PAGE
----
White horses and pink flamingos: A day in Camargue

Merhaba lovely readers! I am in Turkey right now, sipping on my lemonade and looking at/editing photos from my time before the summer holidays started. I realized that even though I wrote a blogpost about Tuni’s and my trip to the South of France, I did not include photos from my faorite day, because I thought that it desered a blogpost on its own. So here it is!

In this very special blogpost I want to tell you about a place where eagles, hawks and harriers soar in the blue skies and muskrats swim along the little canals, a place surrounded by marshy wilds and rice paddies, orchards and even a few vineyards. And especially, a place – as the title already tells you – teaming with wild white horses and pink flamingos:

On our last full day in Nimes, Tuni and I decided to isit the National Park nearby (Parc Naturel Regional le Camargue) and book a safari with Camargue Autrement, an alternative little agency that offers unique and local insights into the region. We took a train to Grau du Roi, a little seaside town in the south of Nimes and met up with our guide and his safari jeep. The stunning landscapes and wildlife we saw that day made us forget all about time. The wetlands we passed by were roamed by black bulls, white horses and pink flamingos. They were chequered with silver salt pans, large salt mountains, and waterlogged rice paddies.The area has a fascinating history: On the western edge of Grau du Roi lies the remarkable walled city of Aigues Mortes (meaning “death water”) In mediaeval times, this was the Mediterranean port from which the Crusaders set out, and it was on the coast. Since then, the Rhone delta has silted up, and Aigues Mortes is five miles inland, rising up out of the marshes.Aigues-Mortes is one of the finest walled cities in France, and it is possible to walk round the old city walls, which are largely intact. The city ows its terrifying name due to the many illnesses that killed its population contained by the city walls and due to the tradition of pickling dead bodies with salt in winter wars. Tuni and me were shivering at the stories our guide told us and felt like we had landed in a medieval movie. Having mentioned salt: the area is famous for its exquisite salt (fleur de sel, I am sure many of you know it by name) and the salt plains can even be seen from Google Maps! 

We continued our safari to the grasslands further inland to watch black bulls and legendary white Camargue horses graze in the fields. Cars and motorcycles are forbidden in this area and Camargue Autrement has special entry permissions for their vehicles from the local authorities. Camargue horses form a distinct breed, which, like the Camargue bulls, live in semi-liberty (fenced in wide areas of grasslands) .The Camargue is one of the oldest breeds in the world, closely related to the prehistoric horses whose remains have been found elsewhere in southern France. At birth they are coloured dark brown or black, but turn white around the fourth year (In layman’s terms they are white horses, but to horsy folk they are grey, since they are not uniformly pure white all over, hihi.)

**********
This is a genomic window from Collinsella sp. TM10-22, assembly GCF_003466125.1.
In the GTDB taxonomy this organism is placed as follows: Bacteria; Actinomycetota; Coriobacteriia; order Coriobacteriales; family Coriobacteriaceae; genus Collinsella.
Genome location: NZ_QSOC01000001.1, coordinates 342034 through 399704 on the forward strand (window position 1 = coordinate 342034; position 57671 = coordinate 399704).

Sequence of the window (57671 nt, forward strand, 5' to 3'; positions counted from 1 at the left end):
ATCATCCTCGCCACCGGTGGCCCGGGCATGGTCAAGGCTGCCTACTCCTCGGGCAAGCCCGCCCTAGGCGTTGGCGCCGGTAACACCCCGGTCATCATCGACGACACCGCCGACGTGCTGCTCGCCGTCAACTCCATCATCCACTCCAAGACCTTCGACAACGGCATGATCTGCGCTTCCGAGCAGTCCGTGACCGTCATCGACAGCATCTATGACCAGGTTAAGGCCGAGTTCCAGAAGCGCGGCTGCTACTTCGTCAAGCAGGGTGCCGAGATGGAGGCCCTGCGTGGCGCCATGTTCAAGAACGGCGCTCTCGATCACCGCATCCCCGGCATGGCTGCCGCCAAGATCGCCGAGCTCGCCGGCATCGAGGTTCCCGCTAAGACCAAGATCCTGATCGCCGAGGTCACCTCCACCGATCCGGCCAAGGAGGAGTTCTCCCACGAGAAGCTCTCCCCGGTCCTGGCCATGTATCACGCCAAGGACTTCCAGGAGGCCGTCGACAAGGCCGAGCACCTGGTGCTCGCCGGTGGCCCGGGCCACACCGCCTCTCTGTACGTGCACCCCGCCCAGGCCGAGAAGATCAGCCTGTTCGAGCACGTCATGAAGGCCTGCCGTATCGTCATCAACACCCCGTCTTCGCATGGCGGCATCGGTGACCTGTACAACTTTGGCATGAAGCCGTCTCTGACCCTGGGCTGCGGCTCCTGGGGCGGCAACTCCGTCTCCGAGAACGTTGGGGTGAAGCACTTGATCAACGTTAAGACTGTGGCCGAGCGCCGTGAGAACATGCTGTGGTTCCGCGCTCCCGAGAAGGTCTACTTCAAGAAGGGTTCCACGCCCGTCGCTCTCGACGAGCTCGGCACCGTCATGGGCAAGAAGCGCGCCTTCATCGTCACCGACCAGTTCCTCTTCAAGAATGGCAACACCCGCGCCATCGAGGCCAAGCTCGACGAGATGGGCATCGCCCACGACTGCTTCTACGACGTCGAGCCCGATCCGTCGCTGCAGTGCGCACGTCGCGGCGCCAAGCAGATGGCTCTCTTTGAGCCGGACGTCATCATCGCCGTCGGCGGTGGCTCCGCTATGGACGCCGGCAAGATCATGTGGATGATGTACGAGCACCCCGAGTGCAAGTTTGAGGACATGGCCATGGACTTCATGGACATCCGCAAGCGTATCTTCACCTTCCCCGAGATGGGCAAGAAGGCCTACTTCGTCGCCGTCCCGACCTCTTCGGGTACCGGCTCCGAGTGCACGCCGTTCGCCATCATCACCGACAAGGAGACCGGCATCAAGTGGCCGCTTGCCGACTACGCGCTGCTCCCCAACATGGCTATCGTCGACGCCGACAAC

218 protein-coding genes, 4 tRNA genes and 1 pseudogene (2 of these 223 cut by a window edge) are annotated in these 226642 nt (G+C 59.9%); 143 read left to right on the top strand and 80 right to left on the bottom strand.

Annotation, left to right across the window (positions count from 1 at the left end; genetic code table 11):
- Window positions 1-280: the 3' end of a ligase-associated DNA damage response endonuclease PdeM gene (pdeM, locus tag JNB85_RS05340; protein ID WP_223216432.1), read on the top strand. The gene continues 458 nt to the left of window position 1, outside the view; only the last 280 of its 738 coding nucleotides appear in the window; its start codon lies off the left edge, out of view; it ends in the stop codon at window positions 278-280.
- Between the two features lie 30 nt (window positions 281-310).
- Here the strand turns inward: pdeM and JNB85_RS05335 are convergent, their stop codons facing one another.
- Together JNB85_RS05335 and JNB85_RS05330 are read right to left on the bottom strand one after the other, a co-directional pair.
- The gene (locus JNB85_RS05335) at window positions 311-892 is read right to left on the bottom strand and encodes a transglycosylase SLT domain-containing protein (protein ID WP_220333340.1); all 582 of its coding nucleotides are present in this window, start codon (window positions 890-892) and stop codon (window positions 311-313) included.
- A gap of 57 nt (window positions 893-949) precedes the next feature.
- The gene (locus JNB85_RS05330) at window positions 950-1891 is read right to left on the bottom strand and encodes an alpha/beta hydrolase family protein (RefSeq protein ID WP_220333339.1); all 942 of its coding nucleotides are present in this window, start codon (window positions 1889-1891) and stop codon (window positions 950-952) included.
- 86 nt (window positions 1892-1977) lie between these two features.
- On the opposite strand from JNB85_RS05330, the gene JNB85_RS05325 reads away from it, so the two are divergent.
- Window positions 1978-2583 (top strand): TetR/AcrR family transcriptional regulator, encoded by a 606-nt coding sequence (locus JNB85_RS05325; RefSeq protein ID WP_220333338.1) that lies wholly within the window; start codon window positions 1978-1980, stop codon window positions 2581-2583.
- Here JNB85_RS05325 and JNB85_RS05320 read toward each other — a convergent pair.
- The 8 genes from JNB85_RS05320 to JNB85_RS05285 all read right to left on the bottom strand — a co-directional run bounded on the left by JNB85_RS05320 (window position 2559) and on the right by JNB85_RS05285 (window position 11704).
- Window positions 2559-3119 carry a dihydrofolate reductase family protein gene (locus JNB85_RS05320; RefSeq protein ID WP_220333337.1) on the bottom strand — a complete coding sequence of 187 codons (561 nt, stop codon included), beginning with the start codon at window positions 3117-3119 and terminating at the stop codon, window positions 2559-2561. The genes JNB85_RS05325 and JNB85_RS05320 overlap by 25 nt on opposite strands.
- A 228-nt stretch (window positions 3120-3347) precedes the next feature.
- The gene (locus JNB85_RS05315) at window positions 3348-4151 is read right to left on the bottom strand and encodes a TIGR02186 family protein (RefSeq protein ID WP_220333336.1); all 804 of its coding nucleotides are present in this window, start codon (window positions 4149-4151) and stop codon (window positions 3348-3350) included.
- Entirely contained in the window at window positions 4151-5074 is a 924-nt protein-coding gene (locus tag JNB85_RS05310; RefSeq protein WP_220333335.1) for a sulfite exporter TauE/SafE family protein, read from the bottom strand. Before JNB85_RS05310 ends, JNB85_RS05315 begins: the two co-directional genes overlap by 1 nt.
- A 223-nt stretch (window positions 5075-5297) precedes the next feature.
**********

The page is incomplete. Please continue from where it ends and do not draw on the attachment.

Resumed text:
Our tourguide was a real Camarguaise, born and raised in the region and participating in traditional bullfights as a Gardian (cowboy) since his childhood. We loed hearing his action-ridden stories in the car and learning about the history of the bulls firsthand. The Gardiens – raise fighting black bulls for the bullrings of Languedoc and Spain. Camargue bullfights – courses camarguaises – are not like Spanish bullfights. Camargue bullfights are a competition of agility between men dressed in white, and black bulls; the aim is for the bullfighters to steal the trophies, such as ribbons and tassles and rosettes, that are placed between the bull’s horns. In the Camargue tradition of bullfighting, there are no matadors, and the bulls are not killed. (Yay!) Several times a year the inhabitants of the area get together and build an arena for their bullfighters. Traditionally each family contributes one piece of material to the arena. Additionally, the old Roman arena in Nimes also holds these bullfights and thousands of people from all over France come to see this spectacle.

The day slowly came to an end when we stopped at an old monastery and vineyard to taste traditional bull sausage, vin sable (wine grown on sand) and sweet pastry. It was exquisite. After our little picnic in the middle of endless wine fields we drove along the 780-sq-km delta wedged between the Petit Rhône and Grand Rhône for a while, simply admiring the natural beauty around us and then stopped by a shack between bulrushes to watch a group of flamingos flit  across the setting sun. It was magical. Merci, Camargue pour les memoires!